Omega-3 fatty acids (typically thought of as ‘fish oil’) is one of the most important nutrients in the human diet. Fish don’t make these omega-3s, they have to consume them in their diet. So you’re probably wondering what is the best source, right? If you answered ‘algae,’ then you are exactly right!
The effects of omega-3 fats are quite robust and healthful. For instance, observational studies have linked lower omega-3 and higher omega-6 fats with inflammation and depression. In fact, a recent study suggested that omega33 supplementation can reduce inflammation and anxiety even among healthy young adults.
- Human clinical trials further suggest benefits of omega 3 supplementation, especially when combined with energy-restricted diets or exercise.
- A study published in the Journal of the International Society of Sports Nutrition looked at 44 men and women who supplemented with either omega 3 fats or safflower oil daily. Compared to safflower oil, the omega-3 supplemented group experienced an increase in fat free mass with a decrease in body fat after 6 weeks of supplementation. These changes were significantly correlated with a reduction in salivary cortisol (the stress hormone) according to the study.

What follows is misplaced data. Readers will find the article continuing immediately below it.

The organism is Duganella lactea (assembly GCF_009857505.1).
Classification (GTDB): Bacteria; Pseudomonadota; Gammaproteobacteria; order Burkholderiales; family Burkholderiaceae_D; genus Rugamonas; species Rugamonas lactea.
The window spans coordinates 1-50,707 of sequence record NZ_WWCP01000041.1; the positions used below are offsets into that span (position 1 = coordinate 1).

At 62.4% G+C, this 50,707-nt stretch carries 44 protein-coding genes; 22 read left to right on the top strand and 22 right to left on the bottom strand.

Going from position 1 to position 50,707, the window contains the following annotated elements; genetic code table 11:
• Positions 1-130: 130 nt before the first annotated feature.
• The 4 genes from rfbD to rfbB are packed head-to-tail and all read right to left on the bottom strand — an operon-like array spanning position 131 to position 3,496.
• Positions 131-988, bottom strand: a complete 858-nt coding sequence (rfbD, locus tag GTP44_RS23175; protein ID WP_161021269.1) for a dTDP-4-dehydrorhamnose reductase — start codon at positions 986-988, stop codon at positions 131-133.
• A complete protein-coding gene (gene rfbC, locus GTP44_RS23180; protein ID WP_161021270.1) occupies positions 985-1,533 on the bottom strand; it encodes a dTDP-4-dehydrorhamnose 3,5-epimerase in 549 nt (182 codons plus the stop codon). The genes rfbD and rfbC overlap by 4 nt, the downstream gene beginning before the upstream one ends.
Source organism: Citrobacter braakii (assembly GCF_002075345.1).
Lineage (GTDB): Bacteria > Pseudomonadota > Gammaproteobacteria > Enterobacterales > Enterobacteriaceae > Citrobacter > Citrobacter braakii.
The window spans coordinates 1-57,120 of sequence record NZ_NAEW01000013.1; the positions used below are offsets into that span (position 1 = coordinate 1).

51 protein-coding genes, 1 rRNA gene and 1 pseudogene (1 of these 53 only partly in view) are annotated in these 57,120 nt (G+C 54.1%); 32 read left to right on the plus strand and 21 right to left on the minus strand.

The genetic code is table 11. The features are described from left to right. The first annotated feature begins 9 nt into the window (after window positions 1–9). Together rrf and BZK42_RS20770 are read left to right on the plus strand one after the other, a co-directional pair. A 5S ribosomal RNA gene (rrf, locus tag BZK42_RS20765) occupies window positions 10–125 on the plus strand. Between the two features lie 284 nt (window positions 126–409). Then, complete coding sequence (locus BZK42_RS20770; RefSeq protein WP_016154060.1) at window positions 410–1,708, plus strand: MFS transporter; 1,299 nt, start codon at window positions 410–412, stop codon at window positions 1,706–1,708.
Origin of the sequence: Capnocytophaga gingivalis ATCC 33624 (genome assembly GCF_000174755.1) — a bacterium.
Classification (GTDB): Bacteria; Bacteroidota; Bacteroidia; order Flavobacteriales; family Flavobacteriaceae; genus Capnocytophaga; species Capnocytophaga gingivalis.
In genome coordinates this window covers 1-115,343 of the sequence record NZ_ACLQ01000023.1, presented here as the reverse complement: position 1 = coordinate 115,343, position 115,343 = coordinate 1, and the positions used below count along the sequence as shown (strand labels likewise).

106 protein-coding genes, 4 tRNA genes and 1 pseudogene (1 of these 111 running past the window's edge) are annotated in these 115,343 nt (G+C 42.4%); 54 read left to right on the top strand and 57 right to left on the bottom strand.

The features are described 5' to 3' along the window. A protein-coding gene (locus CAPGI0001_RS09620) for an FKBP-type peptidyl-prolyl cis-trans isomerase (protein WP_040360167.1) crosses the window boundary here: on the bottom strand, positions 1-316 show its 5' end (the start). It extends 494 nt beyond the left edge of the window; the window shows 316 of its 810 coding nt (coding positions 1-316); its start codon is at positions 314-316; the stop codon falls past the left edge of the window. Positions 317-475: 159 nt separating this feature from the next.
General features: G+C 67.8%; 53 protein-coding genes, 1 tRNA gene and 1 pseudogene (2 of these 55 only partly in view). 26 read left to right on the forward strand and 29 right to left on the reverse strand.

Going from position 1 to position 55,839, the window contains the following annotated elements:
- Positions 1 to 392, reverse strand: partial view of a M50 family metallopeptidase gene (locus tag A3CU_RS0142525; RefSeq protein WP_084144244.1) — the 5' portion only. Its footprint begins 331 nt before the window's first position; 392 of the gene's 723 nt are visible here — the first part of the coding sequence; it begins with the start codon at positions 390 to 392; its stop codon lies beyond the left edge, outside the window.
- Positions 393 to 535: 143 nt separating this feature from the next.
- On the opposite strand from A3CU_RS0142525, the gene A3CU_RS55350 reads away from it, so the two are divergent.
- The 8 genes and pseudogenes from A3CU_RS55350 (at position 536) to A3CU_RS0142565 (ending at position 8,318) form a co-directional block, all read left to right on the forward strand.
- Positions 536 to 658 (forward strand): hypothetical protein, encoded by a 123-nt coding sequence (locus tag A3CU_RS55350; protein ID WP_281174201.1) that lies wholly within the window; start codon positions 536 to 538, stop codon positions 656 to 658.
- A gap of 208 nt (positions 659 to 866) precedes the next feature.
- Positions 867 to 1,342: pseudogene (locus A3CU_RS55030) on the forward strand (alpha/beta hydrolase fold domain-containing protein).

- Another investigation found that consuming omega-3 fats during intensive wrestling training can improve lung function of athletes during and in post-exercise.
- Omega-3 fats can also improve heart function during exercise.
- What about side effects? According to the current data, omega-3 fats are consistently safe. A six week study found that omega-3 fat supplementation had no effect on blood pressure.
- Folks often wonder if you can take ‘too much’ of these fats. If you are taking medications that prevent clotting, then perhaps consult with your primary care physician about how much omega-3’s you should consume. Currently, there are no federal guidelines for omega-3 consumption. Nonetheless, the preponderance of the data suggests that you consume approximately 2,000 mg per day of EPA and DHA (eicospantanoic and docosahexanoic acid, respectively).